So why does International Living continue to employ him?  It is because IL is a sales organization and McMahon is a master bullshitter. 

Some of my friends in the real estate sales profession have a favorite film -- Glen Garry Glen Ross -- released in 1992 with such star actors as Al Pacino, Kevin Spacey, Alec Baldwin, Ed Harris and the late Jack Lemmon. All the characters are land salesmen at a Chicago real estate firm, relentlessly telemarketing land in the faraway states of Arizona and Florida using every sales trick in the book.

The management of the firm sends Alec Baldwin to motivate the salesmen into improving their sales or face termination, with lines such as:

"Only one thing counts in this life -- get them to sign on the line which is dotted."

and the oft-quoted "ABC -- Always Be Closing".

So remember that Ronan McMahon and International Living have an agenda that might be inimical to your interests -- to get you to sign on the line which is dotted.

"Wot? Are you accusing me of bad arithmetic, too?"


siva linga prasad said...
This comment has been removed by a blog administrator.
Anonymous said...

Ok so I just read your other article on Ronan McMahon, left you a comment thanking you, and came here. LOL. Rest assured I WILL NOT TRUST HIM WITH MY MONEY. Thanks once again. Bless you.

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Thank you for the heads up.

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Unknown said...

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situsjudionline said...
This comment has been removed by a blog administrator.
Parth Patel said...

Thank you very much for this article (and the one from 2013). I am a reader of an individual investment newsletter and they have started advertising about Ronan McMahon. This is May 2018 and they still do the same advertising. $999 per year - fire sale 50% off - $499 and they get you a physical book mailed at your address. The cheesy phrases and highlights on their offer forced me to google it and found your page.

Thank you again :)

Unknown said...

Ronan is now pushing this “unbelievable” condo deal in a Panama City neighborhood called Coco Del Mar. I was intrigued because Panama City appears to be a modern city, compared to the jungle view lots of Lake Arenal, Costa Rica. Anybody have any insights into Ronan’s latest must have find?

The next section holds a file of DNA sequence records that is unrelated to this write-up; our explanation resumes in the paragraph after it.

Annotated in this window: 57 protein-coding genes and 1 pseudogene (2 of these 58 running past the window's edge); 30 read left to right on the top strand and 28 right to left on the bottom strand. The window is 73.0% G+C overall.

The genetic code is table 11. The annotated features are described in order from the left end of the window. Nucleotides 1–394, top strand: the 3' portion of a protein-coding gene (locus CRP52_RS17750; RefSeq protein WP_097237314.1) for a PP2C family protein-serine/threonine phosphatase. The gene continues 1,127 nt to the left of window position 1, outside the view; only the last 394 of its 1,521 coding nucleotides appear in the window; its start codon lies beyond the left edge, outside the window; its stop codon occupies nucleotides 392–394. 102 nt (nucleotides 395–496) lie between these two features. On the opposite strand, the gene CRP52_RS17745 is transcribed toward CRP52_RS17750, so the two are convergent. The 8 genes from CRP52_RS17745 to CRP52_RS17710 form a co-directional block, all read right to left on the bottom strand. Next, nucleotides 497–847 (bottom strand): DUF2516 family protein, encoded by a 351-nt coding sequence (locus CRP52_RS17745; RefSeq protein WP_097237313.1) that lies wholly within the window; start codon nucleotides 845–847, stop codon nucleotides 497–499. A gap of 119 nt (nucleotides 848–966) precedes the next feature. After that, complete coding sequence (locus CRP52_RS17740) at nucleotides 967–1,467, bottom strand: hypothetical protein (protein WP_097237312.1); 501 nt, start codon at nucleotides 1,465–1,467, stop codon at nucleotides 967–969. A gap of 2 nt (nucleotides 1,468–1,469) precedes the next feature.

Anonymous said...

Thank you. Work like your's is invaluable and a real assistance to people.

Good luck and continue the good fight!

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TomS said...


I found your post and the one from 2013 while doing some due diligence on the claims of Ronan McMahon. I can agree that he is an over the top salesman. Anyone considering investing their assets with anyone should spend considerable time looking into the investment and the people promoting it. Researching the project, location and visiting the location would be the base minimum for me.

That said, considering this guy has been doing this for quite some time and If his recommendations are all bad deals, I would expect to find more negative info online. I understand people who make bad investments are usually too embarrassed to go public. But I still find it odd that there aren’t a bunch of bad reviews, etc. if his deals were that bad.

Today I subscribed to his RETA newsletter. He has several deals he is promoting. I would imagine he has multiple projects all the time.

I wonder why there aren’t more complaints? Are you aware of other unpublished complaints?



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Vernon Martin, MSRE, CFE said...

TS -- As my blog title states, I just provide unbiased advice. When I Google Ronan's name I see complaints, not success stories, from the only third parties who are commenting on him. How many complaints would prove that he is not good? How many complaints were made about Bernie Madoff before he got caught?

The two blog posts about Ronan have attracted almost 20,000 page views, and in 5 years I have heard no dissenting opinions, not even from Ronan. Moreover, my 2013 post has now become my most popular post, and I am guessing that RETA is now being promoted worldwide, which is causing the increase in readership of these posts.

My observations are that successful real estate investors find their best opportunities close to home, because they have the knowledge to act quickly, which I have done myself. They do not wait for an "over-the-top salesman" to alert them to shopworn lots in Tulum and southern Costa Rica.

But take your chances and report back.